British sailor Ian Budgen talks to Sam Brunner about life onboard a Volvo70 during the VOR 31/5/06
Sailing the Volvo Ocean Race was something that Ian Budgen (Budgie), 35, the latest recruit to the Pirates of the Caribbean, had wanted to do for a long time: ‘It’s been a goal of mine since I started sailing in Scotland age 11.’
But with only 70 crew spots available on seven boats, and no previous experience of the race, becoming a Pirate wasn’t easy: “I had sailed with Paul (Cayard) a few times – on a Swan 45 with Leonardo Ferregamo, and last summer on George Andreadis’s TP52 Atalanti. When I knew he was involved with the race, I sent him my CV, registering my interest.
“However, because the Pirates project was so late (the last campaign to be mounted, and the latest boat into the water), Paul wanted to take crew who’d done the race already, in order to shortcut some problems and to work the boat up to speed as quickly as possible. So. I didn’t make the crew from the outset. I sent him an e-mail to wish him good luck and to say I was still keen to join if there were any crew changes, and was lucky enough to be asked to join when a couple of spaces arose in Rio.”
A space on the boat was a huge achievement for Budgie, one of the younger members of the crew. However, joining a project halfway through was tough: “I was nervous. It’s difficult joining a close-knit team who’ve been together for such a long period of time, because they’re already so close as a unit. Not having done the Volvo before, I was also nervous about my ability; whether I’d be good enough to race offshore at a top international level.”
His first leg from Rio to Baltimore was full of ‘unknowns’. “One of the things that concerned me was the lack of sleep I might face, or how I would wake up for my watch at some ridiculous time of night. In actual fact, it wasn’t a problem.” The intensity of such a long race was another hurdle, but didn’t phase him: “I like winning. Paul pushes hard and works the boat hard, and I enjoyed that.”
Ironically, it was the shortest leg – from Annapolis to New York – that turned out to be one of the hardest. “It was intense, both because it was a short sprint and also because of the conditions we experienced. We had a fantastic start from Annapolis, and pleasant running conditions through the Chesapeake Bay in about 12 knts of breeze which built steadily. The forecast was for the breeze to build and head as we reached the ocean, but it still caught us a little bit by surprise.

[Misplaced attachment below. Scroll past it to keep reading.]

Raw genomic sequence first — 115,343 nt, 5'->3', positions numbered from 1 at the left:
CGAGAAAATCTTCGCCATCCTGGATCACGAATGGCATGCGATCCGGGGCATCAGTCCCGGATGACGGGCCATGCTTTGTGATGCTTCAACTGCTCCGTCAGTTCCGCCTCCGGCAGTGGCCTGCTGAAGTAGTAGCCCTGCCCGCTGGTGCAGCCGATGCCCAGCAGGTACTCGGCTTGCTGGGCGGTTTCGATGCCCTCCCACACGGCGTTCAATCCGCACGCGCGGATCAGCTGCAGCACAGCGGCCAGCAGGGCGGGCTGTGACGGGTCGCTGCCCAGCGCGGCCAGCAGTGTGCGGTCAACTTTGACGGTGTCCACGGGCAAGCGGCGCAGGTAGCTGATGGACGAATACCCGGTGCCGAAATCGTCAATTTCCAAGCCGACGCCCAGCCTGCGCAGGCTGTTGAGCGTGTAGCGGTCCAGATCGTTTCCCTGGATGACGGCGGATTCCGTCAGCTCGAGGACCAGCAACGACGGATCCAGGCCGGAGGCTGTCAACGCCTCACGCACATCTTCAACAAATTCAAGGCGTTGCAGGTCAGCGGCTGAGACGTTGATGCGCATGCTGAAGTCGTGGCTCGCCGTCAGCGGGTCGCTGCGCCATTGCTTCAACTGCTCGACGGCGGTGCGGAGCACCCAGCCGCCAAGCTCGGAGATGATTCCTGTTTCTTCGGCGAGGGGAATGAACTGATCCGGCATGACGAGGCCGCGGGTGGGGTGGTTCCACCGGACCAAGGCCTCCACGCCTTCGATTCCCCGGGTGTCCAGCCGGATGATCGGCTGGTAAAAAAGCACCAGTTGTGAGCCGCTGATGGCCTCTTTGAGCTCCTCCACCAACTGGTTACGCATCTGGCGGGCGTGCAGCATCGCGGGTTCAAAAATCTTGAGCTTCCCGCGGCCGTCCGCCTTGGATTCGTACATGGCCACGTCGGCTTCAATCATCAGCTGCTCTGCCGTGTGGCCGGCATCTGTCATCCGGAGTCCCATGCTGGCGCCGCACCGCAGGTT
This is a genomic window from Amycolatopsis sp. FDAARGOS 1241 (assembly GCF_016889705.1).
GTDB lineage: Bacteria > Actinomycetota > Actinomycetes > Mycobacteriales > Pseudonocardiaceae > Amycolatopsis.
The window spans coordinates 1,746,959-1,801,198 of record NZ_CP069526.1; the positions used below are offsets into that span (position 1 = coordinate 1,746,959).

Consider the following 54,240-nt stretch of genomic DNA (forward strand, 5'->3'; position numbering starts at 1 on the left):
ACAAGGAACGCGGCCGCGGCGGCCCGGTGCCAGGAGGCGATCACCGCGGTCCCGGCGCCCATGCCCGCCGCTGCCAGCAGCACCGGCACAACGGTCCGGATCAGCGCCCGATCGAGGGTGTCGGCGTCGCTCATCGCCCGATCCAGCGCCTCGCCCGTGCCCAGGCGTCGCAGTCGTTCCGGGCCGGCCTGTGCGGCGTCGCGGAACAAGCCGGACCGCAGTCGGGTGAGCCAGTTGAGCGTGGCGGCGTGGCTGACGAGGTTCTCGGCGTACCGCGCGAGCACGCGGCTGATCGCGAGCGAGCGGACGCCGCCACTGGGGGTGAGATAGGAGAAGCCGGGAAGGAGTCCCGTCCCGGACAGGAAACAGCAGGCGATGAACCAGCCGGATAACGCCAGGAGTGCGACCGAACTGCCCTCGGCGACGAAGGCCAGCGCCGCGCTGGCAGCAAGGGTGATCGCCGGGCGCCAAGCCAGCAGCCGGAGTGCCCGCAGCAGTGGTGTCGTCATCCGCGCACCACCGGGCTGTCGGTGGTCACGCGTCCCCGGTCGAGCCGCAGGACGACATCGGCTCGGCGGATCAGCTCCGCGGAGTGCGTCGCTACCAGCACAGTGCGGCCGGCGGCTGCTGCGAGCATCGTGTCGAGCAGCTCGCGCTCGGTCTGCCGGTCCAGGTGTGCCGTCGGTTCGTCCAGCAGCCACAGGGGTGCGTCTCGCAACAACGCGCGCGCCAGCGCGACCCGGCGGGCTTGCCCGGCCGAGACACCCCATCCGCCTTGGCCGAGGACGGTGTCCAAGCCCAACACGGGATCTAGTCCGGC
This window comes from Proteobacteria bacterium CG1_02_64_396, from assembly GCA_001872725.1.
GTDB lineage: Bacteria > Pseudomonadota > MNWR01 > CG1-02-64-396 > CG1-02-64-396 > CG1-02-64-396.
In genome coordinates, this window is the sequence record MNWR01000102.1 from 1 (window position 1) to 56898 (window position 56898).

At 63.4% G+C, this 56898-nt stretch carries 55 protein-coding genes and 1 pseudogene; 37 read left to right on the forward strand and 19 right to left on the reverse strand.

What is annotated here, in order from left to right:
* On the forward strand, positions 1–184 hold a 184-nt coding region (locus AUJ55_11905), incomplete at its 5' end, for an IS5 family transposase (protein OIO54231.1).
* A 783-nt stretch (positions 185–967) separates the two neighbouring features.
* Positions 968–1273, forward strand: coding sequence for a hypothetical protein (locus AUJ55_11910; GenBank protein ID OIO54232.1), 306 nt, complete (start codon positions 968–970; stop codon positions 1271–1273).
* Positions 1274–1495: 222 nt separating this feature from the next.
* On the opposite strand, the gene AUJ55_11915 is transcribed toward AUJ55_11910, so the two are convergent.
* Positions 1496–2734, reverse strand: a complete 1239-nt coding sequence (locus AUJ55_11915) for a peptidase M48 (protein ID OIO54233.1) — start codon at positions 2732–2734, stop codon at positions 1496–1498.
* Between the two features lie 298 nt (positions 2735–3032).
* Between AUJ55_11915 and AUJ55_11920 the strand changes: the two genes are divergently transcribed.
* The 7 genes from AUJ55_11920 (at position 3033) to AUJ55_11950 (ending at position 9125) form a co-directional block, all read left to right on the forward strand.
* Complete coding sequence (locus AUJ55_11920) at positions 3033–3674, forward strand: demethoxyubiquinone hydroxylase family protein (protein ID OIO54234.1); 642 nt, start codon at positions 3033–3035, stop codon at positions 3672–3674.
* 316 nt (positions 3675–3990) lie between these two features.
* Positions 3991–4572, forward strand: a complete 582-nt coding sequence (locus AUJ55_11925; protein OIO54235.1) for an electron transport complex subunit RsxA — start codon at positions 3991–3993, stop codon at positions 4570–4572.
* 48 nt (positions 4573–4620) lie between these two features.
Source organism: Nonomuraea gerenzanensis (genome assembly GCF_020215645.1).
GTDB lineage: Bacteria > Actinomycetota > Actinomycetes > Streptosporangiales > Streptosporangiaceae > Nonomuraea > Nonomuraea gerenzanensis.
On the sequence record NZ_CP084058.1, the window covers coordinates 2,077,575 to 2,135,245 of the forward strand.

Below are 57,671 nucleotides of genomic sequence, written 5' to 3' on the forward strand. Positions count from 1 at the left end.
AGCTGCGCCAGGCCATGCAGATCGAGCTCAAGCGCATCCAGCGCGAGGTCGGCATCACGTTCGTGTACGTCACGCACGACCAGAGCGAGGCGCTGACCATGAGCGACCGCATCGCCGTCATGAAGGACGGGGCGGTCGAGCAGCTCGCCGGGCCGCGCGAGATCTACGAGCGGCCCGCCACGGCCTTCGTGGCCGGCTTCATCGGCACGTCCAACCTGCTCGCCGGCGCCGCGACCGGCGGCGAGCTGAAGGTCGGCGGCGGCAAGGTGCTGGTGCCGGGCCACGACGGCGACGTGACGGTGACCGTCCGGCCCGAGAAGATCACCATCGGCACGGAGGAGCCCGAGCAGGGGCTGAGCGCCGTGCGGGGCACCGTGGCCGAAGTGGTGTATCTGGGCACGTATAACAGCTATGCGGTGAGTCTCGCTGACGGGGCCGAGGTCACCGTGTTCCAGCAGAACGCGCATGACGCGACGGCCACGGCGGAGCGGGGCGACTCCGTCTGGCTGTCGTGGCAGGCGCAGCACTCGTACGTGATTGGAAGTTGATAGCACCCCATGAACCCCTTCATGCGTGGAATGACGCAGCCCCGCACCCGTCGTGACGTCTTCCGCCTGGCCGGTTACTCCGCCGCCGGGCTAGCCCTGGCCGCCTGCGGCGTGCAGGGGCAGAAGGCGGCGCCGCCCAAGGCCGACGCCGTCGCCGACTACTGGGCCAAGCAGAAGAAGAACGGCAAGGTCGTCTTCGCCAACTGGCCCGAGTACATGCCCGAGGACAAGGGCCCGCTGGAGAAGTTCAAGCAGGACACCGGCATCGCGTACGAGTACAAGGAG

“We went through a number of sail changes in heavy rain, and had major problems with one change at the worst possible moment, just as we were approaching the bottom of Chesapeake Bay and the entrance to the ocean, which lost us a lot of time. That evening it was 45 knts in the Atlantic and no-one really slept, as we were always adjusting the sail plan, reefing the main, changing headsails… The following day New York was dead upwind and it was favourable to tack up the shore. We ended up tacking every couple of hours, crossing tacks with moister; everyone has to be up on deck for each tack, so sleep was very, very limited.”
Added to the sleep deprivation was sheer physical exhaustion; every time the boats tack they are restacked on the new windward side. Everything that can be moved, is, right down to the crews’ toothbrushes; totalling between 1 – 2 tonnes of gear. However, when the going gets tough, the Pirates get going, says Budgie: “The atmosphere on board was fine. It’s all part of the job.”